Greek coffee is what is served most in these cafenions.  At 1 euro a cup the men can sit for hours and pass the time with friends very cheaply.  Nowadays they probably serve capuccino but it was unknown in a small cafenion 10 years ago.  I would order nescafe, hot or cold, made with instant coffee.  The hot nescafe was often 'beaten' and I sometimes do this for K.  I put  a couple of teaspoons of instant coffee and a spoon of sugar in a cup along with a bare tsp of water and beat the mix till it comes to a pale beige colour.  Boiling water is added and the coffee comes out with a thick froth on top.

This little gathering place always smells of roast or boiling meat. We've never eaten here but seen others eating a plate of food. It looks as though they have a different dish every day, just one, served with a plate of feta cheese and a jug of wine.

An enterprising idea. A simple, cheap and tasty meal in comfortable surroundings for widowers, workers and a couple like us looking for a bit of nourishment before returning home after a day of doctor's visits.

No fatty pig here. The meat usually seems/smells to be mutton.  Just as popular as pork.

Wednesday 13 February 2019

Therapy ....

Public hospital visits are free but sometimes they can take time and sometimes you have to go private

K had a problem with an aching hand and arm from shoulder to palm.  First step was a visit to a neurosurgeon at Tripoli hospital.  Now that's one hospital we haven't been to .  I'm familiar with most of them around here and now Tripoli is on the list.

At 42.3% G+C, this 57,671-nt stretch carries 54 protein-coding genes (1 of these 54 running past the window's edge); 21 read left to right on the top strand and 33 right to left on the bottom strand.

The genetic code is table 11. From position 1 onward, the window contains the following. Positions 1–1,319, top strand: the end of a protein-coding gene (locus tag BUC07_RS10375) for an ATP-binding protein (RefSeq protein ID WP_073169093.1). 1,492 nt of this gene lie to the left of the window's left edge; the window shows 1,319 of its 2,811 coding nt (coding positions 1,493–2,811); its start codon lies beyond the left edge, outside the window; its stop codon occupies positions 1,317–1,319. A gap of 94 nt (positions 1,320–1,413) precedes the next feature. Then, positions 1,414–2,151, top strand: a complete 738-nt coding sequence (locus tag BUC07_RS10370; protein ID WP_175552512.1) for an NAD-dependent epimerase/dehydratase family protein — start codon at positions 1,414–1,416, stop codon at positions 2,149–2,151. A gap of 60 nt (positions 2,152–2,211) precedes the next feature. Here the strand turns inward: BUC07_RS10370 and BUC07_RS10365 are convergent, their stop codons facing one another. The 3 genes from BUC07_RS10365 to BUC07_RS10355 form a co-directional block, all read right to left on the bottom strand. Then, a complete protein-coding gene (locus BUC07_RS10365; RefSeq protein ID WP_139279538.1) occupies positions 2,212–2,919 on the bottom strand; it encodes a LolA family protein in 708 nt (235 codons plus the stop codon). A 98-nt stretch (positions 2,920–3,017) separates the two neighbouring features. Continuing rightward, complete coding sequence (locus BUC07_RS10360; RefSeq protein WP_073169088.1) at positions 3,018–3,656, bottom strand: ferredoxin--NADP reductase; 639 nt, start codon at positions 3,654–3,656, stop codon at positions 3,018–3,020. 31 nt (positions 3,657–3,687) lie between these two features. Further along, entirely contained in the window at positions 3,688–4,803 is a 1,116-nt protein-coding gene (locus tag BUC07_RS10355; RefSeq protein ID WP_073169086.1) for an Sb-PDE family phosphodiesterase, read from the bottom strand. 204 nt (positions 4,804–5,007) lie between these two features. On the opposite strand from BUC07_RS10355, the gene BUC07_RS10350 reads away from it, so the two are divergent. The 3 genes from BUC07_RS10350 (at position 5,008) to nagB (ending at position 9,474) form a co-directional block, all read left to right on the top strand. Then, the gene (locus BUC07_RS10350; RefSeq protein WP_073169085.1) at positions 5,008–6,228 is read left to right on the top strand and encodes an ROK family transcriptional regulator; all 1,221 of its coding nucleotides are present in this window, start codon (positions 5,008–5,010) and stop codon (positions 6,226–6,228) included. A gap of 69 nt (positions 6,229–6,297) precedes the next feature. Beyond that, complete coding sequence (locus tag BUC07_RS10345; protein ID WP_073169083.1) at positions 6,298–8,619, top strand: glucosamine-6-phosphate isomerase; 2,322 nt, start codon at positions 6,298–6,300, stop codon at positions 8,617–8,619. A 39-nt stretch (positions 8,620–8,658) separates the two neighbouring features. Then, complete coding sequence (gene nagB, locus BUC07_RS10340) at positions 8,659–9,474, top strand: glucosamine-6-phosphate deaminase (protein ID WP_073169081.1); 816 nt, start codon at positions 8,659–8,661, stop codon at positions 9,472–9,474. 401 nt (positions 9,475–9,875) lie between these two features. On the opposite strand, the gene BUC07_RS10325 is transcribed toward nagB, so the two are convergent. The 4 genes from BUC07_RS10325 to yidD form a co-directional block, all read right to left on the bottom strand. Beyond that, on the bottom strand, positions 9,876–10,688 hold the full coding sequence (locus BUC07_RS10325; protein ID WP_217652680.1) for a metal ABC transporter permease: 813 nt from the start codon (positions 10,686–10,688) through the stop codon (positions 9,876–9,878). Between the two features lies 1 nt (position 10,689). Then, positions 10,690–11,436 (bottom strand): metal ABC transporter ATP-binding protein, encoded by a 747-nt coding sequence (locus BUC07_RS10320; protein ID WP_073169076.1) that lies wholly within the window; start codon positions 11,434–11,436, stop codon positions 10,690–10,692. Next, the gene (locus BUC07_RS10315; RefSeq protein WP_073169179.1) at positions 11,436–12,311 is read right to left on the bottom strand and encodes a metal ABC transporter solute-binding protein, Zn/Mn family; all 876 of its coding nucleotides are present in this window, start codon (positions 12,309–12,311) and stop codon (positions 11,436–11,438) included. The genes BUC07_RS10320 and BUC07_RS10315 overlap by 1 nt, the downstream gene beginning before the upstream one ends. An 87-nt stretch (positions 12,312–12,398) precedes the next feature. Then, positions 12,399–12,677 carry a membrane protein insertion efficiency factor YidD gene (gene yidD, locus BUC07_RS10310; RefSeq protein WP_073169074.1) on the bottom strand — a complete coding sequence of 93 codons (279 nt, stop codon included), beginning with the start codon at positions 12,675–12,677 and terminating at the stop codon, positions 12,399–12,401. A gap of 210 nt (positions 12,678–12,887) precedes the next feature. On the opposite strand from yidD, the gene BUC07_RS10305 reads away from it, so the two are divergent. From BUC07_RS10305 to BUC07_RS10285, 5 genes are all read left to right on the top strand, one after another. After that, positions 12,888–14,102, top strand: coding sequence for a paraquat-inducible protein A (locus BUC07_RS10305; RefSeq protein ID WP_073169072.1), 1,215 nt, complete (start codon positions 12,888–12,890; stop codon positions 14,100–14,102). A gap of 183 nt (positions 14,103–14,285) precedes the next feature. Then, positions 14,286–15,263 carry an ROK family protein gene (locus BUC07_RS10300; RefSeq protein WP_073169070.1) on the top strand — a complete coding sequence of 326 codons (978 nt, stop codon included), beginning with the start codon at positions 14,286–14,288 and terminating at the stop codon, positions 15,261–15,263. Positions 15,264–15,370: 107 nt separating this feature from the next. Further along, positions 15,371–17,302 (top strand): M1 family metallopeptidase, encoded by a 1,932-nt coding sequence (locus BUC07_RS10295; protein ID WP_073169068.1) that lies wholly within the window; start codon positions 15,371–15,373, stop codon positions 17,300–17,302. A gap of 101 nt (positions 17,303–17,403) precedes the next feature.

Neurosurgeons don't turn up at every corner so we were lucky to find this one at a hospital only 2 hours drive away.  Never been into Tripoli before.  It's a city up near the mountains and there's a big army base here too.  The GPS actually worked for us this time and we found the hospital quite easily.  

We only had an hour wait.  The surgeon was friendly, answered questions and told us what the next step would be.  

Next step, an appointment at a private neurologist for an electromyography.  40 euros.  Reasonable.  He has some nerve blockage  called daktylo-something or rather.  Daktylo means finger in greek.  All caused by swinging a tennis racket or a hammer or in his case overuse of a screwdriver .  This now entailed a trip to the Orthopedic surgeon.

A few phone calls and a few weeks later we trooped off to the hospital at Argos, one of the closer hospitals but very, very busy.

We did have an appointment but the usual wait here is 1-2 hours. On this day we had hardly arrived when his name was called.  A 5 minute consultation and he was on the list for some minor surgery 3 days later.  

An impressive record for a greek hospital.  So far these rural hospitals have been fast and efficient.

What to do next on a cold wet winter's day when you're away from home 
Eat roast pig of course
We found a new eating place.  It serves pork by the kilo, fried potatoes, a feta cheese sauce and kilos of wine.  There are a few tables to sit and eat but most people seemed to be buying a kilo or two and taking it away with them.  We found a table for 2 alongside two other tables of  chatty old men passing their time with pork and wine

Of course we ordered too much - so we took away a wee parcel of leftover pork 

Great carcases of meat were in a warming case and the waiter got out his hatchet and swung it at the roast with every order.  There was a constant loud banging from inside the shop

Three days later we were back at the hospital after a very eventful journey.  It was raining table legs and we could hardly see through the deluge which poured over the windscreen.  7am we were on the car ferry.  Visibility nil. K wound down the window to back on and the electric window-winder would not wind the window back up again.